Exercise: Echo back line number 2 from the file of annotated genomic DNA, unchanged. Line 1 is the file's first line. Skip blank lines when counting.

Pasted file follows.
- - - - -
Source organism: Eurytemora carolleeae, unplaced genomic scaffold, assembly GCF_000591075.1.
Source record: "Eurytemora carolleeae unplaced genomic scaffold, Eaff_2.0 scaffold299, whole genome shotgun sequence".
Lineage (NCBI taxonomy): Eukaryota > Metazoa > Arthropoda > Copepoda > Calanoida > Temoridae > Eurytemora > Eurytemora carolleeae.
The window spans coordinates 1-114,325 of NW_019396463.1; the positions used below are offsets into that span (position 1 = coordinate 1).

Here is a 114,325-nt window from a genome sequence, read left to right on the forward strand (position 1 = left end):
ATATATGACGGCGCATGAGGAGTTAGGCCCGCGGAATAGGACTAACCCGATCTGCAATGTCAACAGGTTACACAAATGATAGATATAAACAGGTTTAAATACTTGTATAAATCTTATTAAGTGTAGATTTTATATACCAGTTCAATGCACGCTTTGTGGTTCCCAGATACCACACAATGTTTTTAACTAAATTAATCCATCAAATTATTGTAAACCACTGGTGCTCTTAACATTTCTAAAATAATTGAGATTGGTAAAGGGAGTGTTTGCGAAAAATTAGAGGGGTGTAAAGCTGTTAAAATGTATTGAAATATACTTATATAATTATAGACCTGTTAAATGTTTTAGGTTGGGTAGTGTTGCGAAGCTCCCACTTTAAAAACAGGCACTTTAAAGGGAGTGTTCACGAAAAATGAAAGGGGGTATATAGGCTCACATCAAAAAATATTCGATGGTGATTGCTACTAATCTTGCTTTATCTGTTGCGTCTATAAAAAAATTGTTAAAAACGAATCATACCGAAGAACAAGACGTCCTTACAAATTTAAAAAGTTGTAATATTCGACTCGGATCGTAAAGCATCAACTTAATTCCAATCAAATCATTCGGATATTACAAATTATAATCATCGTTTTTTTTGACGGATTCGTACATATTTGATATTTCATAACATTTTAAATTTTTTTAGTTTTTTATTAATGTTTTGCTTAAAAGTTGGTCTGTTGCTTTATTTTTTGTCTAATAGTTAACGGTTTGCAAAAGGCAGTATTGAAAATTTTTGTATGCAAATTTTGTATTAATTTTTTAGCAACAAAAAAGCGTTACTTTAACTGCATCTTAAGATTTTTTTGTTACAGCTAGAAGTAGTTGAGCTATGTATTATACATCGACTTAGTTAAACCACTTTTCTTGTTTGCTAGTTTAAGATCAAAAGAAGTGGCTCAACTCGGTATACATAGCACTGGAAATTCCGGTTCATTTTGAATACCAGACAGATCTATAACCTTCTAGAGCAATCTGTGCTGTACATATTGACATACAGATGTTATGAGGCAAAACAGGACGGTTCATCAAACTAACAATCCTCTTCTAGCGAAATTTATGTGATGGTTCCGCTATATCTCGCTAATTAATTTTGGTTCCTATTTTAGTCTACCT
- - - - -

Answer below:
Source record: "Eurytemora carolleeae unplaced genomic scaffold, Eaff_2.0 scaffold299, whole genome shotgun sequence".